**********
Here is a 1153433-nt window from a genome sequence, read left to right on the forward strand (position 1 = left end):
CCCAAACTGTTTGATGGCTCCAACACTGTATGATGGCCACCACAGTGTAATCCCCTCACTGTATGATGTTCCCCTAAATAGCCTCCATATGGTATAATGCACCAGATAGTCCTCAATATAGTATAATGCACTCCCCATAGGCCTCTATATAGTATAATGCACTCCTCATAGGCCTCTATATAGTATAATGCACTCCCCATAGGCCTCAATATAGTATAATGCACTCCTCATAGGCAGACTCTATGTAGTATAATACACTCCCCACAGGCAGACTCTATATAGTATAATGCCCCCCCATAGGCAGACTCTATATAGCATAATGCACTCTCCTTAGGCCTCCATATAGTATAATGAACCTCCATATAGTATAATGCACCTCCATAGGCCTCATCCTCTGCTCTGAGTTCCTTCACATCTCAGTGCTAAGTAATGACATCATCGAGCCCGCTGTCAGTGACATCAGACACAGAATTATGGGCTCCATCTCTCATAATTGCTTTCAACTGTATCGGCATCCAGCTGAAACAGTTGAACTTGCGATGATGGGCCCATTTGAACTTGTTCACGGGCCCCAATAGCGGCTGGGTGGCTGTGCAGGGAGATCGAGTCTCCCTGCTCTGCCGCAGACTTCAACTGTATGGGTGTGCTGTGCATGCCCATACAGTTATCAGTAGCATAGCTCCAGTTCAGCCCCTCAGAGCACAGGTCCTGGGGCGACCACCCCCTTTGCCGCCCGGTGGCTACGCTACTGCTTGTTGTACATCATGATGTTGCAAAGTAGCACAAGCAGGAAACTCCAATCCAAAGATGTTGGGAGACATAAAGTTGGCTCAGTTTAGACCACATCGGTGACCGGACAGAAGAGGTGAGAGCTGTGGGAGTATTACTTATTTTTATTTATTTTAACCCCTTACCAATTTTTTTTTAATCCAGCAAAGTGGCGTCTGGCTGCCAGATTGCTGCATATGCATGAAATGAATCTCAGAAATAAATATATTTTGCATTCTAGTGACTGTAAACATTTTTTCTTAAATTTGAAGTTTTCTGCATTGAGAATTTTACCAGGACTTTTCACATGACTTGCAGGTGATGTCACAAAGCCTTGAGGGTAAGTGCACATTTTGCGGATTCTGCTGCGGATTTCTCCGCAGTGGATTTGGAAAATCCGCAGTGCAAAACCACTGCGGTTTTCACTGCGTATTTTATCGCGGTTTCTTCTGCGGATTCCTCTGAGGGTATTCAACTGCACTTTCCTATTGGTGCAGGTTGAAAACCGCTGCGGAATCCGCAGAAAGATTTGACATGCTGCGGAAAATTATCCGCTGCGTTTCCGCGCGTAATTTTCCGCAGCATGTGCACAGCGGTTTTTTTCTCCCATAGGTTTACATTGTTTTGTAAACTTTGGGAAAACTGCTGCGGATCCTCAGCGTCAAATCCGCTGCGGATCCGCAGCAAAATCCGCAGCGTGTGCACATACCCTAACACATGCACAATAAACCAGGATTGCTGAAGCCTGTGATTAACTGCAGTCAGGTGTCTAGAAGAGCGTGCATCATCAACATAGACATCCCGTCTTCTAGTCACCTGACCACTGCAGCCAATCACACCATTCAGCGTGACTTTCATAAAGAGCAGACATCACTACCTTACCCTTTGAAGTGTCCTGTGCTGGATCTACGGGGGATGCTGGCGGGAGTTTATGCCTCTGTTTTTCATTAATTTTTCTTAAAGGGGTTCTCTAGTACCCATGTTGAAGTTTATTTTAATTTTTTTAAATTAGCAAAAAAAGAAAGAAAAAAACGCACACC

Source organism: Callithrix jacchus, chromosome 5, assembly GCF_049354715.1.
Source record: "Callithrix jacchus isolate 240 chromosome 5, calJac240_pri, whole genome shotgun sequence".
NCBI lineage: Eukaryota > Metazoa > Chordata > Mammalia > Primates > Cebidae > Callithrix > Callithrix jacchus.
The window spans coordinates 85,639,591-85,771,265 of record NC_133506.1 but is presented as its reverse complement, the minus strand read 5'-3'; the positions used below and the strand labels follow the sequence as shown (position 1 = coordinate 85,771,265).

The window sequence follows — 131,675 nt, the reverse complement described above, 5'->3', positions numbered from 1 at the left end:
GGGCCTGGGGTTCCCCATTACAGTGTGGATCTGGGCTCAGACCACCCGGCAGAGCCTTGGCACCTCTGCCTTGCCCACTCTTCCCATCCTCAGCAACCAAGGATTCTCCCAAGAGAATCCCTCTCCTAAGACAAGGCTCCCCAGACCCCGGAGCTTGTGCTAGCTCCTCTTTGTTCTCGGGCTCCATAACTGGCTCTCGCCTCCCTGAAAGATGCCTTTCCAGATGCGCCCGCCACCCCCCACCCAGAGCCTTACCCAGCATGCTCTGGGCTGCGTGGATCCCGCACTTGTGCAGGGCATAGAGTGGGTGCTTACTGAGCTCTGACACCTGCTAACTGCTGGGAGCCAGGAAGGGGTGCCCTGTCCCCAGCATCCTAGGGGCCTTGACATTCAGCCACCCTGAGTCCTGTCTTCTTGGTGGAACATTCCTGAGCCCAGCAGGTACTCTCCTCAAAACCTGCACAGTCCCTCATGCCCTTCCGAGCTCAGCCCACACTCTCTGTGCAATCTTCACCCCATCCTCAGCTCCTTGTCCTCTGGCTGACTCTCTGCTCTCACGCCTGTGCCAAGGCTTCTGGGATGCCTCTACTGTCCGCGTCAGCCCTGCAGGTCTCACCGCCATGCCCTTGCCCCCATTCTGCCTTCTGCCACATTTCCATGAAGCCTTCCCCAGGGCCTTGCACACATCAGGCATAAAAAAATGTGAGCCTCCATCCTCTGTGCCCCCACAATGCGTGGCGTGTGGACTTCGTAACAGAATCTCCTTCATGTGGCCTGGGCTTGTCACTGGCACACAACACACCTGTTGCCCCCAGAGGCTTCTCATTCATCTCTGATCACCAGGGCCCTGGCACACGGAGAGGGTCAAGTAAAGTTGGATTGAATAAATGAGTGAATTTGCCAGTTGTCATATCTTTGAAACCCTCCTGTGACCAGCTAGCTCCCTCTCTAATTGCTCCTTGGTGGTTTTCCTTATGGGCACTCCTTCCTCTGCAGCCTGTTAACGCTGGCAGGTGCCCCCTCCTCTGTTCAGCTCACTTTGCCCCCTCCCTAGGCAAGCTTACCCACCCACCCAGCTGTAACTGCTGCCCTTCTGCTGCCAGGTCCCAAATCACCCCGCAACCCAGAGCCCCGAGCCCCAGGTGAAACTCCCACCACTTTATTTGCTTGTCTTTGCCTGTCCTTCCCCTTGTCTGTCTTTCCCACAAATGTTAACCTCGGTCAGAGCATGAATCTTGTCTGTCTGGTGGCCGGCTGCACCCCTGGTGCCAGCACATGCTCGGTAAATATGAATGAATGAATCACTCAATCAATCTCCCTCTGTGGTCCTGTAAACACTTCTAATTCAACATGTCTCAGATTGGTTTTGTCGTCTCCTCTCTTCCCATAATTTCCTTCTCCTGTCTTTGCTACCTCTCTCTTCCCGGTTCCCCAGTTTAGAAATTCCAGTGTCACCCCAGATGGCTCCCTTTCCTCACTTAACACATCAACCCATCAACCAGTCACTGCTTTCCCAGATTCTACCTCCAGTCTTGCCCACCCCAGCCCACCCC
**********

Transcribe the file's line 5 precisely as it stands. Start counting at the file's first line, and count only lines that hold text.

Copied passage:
NCBI lineage: Eukaryota > Metazoa > Chordata > Mammalia > Primates > Cebidae > Callithrix > Callithrix jacchus.